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Caution and Conservatism in the Making of Monetary Policy

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  • Schellekens, Philip
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    Abstract

    Does society benefit from the delegation of monetary policy to cautious and conservative central bankers? We offer a critical view on the delegation literature and relax seemingly innocuous assumptions about uncertainty and preferences. First, caution improves credibility but does not obviate the need for central-bank conservatism. Second, previous models of delegation have focused on suboptimal forms of conservatism. We derive optimal concepts of conservatism that mitigate, or eliminate, any residual problem of credibility. Third, we rationalize why credible monetary policy may be conducive to stable inflation and output.

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    Bibliographic Info

    Article provided by Blackwell Publishing in its journal Journal of Money, Credit and Banking.

    Volume (Year): 34 (2002)
    Issue (Month): 1 (February)
    Pages: 160-77

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    Handle: RePEc:mcb:jmoncb:v:34:y:2002:i:1:p:160-77

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    Web page: http://www.blackwellpublishing.com/journal.asp?ref=0022-2879

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    Cited by:
    1. Giovanni Di Bartolomeo & Marco Manzo & Francesco Giuli, 2008. "Policy Uncertainty, Symbiosis, and the Optimal Fiscal and Monetary Conservativeness," Working Papers 0802, University of Crete, Department of Economics.
    2. Di Bartolomeo Giovanni & Giuli Francesco, 2009. "Fiscal and monetary interaction under monetary policy uncertainty," wp.comunite 0061, Department of Communication, University of Teramo.
    3. Timo Henckel, 2006. "Monopolistic Unions, Brainard Uncertainty, And Optimal Monetary Policy," CAMA Working Papers 2006-16, Centre for Applied Macroeconomic Analysis, Crawford School of Public Policy, The Australian National University.
    4. Felipe Morandé & Mauricio Tejada, 2008. "Sources of Uncertainty for Conducting Monetary Policy in Chile," Working Papers Central Bank of Chile 492, Central Bank of Chile.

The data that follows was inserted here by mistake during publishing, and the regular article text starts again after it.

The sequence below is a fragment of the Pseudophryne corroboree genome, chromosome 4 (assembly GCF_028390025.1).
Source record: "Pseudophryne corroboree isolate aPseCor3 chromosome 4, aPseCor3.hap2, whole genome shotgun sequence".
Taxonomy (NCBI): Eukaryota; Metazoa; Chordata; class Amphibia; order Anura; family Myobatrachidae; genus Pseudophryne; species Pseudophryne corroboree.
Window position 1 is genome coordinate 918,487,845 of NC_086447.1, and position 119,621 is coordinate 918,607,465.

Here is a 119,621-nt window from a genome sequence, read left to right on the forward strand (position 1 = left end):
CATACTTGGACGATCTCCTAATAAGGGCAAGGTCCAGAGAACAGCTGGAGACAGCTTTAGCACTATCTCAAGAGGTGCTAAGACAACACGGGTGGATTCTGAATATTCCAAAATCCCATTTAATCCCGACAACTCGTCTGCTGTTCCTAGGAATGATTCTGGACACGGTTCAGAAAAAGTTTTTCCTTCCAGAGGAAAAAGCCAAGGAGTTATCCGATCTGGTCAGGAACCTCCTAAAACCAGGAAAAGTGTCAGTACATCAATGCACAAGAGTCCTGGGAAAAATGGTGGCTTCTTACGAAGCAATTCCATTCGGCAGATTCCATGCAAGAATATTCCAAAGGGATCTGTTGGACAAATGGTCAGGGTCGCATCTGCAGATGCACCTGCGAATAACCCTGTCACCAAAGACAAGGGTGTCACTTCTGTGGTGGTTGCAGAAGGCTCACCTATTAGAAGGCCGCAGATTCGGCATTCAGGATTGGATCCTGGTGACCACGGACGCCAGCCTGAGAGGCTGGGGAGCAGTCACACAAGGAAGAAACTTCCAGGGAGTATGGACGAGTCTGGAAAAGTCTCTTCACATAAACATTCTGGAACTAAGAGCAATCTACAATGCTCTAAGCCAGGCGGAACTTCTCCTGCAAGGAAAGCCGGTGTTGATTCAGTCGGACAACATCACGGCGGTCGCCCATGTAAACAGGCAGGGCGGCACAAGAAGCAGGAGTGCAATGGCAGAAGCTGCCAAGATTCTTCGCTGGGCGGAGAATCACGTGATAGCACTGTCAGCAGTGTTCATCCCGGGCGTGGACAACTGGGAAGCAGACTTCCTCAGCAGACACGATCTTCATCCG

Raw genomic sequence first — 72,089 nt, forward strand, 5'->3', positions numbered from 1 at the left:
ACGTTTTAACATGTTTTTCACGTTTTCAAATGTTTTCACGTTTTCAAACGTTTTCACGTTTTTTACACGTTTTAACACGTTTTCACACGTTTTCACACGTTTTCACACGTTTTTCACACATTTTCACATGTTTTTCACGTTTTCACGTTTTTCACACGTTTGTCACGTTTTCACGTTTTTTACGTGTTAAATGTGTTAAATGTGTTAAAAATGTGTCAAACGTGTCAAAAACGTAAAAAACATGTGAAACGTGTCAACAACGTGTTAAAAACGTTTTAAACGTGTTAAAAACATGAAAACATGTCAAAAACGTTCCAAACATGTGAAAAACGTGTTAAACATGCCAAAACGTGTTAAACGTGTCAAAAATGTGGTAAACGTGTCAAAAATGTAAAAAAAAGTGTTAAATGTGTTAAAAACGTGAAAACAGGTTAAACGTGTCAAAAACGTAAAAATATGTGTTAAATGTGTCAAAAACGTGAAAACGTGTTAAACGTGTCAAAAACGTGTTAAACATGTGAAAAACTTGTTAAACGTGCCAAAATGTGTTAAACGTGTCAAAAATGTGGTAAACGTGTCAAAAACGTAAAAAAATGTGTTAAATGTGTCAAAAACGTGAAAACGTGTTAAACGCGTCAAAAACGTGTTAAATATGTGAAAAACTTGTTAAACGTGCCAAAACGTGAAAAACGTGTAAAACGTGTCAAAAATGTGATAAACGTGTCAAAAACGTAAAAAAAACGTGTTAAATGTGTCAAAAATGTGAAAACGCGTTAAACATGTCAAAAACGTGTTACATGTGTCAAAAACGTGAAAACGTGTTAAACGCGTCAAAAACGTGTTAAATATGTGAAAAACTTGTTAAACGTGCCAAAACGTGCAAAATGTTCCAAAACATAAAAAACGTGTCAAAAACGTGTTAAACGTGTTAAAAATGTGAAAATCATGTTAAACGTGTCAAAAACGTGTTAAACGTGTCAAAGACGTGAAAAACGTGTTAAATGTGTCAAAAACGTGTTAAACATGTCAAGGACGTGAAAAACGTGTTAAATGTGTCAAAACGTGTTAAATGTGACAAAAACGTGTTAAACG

5. Lawler, Phillip, 2007. "Strategic wage setting, inflation uncertainty and optimal delegation," European Journal of Political Economy, Elsevier, vol. 23(4), pages 1105-1118, December.
    6. Phillip Lawler & Jonathan James, 2005. "Macroeconomic Shocks and Central Bank Disclosure Policy: Is increased Transparency Necessarily Beneficial?," Money Macro and Finance (MMF) Research Group Conference 2005 27, Money Macro and Finance Research Group.
    7. Kobayashi, Teruyoshi, 2003. "Multiplicative uncertainty in a model without inflationary bias," Economics Letters, Elsevier, vol. 80(3), pages 317-321, September.
    8. Gauti B. Eggertsson & Eric Le Borgne, 2003. "A Political Agency Theory of Central Bank Independence," IMF Working Papers 03/144, International Monetary Fund.
    9. Giovanni Di Bartolomeo & Marco Manzo, 2008. "Fiscal Policy under Balanced Budget and Indeterminacy: A New Keynesian Perspective," Working Papers 0803, University of Crete, Department of Economics.
    10. Hermann Sintim-Aboagye, 2005. "Emerging Economies, Turnover Rates and Inflation Variability: A Comparison of Generalized Maximum Likelihood and SUR Models," Economic Change and Restructuring, Springer, vol. 38(2), pages 167-178, June.
    11. Felipe Morandé L. & Mauricio Tejada G., 2008. "Sources of Uncertainty in Monetary Policy Conduct in Chile," Journal Economía Chilena (The Chilean Economy), Central Bank of Chile, vol. 11(3), pages 45-80, December.
    12. Margaret Bray & Charles Goodhart, 2002. "You might as well be hung for a sheep as a lamb: the loss function of an agent," LSE Research Online Documents on Economics 24937, London School of Economics and Political Science, LSE Library.

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